To get Boag’s buy-in on the new design, a credible appearance model was needed for evaluation. To be convincing, the 3D printed models needed to have the same clarity and hue as glass as well as the same in-hand heft. 3D Systems’ experts accounted for weight disparities by adjusting the interior wall thickness of the design file based on the density of the selected stereolithography (SLA) resin, and then got to work on colour-matching to achieve the iconic green of the classic Boag bottle.

Using 3D Systems’ leading SLA 3D printing technology and VisiJet SL Clear resin, 3D Systems’ On Demand Manufacturing experts printed four SLA prototypes.

“Successful lab testing of 3D Systems’ clear materials verify they are the best solution for transparent 3D prints,” said Dr. Don Titterington, Vice-President of Materials R&D, 3D Systems. “Used in a variety of demanding applications, clear materials deliver high-performing, cost-effective choices for functional, transparent prototypes.”

Once printed, the bottles were put through an in-house finishing protocol to bring them to final product quality. This included wet and dry sanding, applying a surface tint, and a final clear coat to deliver a glass-like sheen. With just a few simple steps, clear SLA prints can be transformed with incredible results.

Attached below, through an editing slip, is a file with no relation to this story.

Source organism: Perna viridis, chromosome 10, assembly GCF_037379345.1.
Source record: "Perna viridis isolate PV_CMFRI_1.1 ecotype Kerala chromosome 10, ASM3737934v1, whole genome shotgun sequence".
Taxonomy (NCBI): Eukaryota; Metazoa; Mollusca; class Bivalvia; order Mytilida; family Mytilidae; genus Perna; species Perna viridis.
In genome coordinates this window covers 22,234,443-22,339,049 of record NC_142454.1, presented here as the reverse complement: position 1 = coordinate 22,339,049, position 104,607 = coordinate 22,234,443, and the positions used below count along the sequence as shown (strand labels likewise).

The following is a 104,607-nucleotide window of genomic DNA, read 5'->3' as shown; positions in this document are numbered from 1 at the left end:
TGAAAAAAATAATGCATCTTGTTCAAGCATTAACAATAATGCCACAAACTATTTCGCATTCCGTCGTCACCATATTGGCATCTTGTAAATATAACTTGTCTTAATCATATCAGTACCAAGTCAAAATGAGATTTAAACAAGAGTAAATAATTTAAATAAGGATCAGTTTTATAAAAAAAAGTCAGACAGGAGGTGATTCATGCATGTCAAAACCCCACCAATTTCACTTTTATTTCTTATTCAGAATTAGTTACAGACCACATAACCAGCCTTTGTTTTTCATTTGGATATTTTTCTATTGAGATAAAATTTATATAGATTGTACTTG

According to Tracy Beard, General Manager for 3D Systems’ facility in Lawrenceburg, Tennessee, thousands of clear parts are produced at the facility each week: “The materials are versatile enough to be quickly finished and tinted for perfect prototypes.”

The appearance models were ready within a week, allowing Orora and Boag to quickly transition the new design to customer trials and gauge the public’s reaction. They filled the 3D printed bottles with liquid, outfitted them with a label and cap, and put them in a shop for monitoring. Feedback from these in-store trials indicated that the new design was a hit, clearing the new design for production.

“The new James Boag’s Lager bottle has set a standard within Orora for the way packaging design and 3D prototyping can come together seamlessly with short notice,” said a spokesperson for Orora’s Innovation & Design team. “It’s the sort of technology innovation that’s giving us a critical edge when it comes to developing best-practice bottling design and manufacturing solutions for our customers.”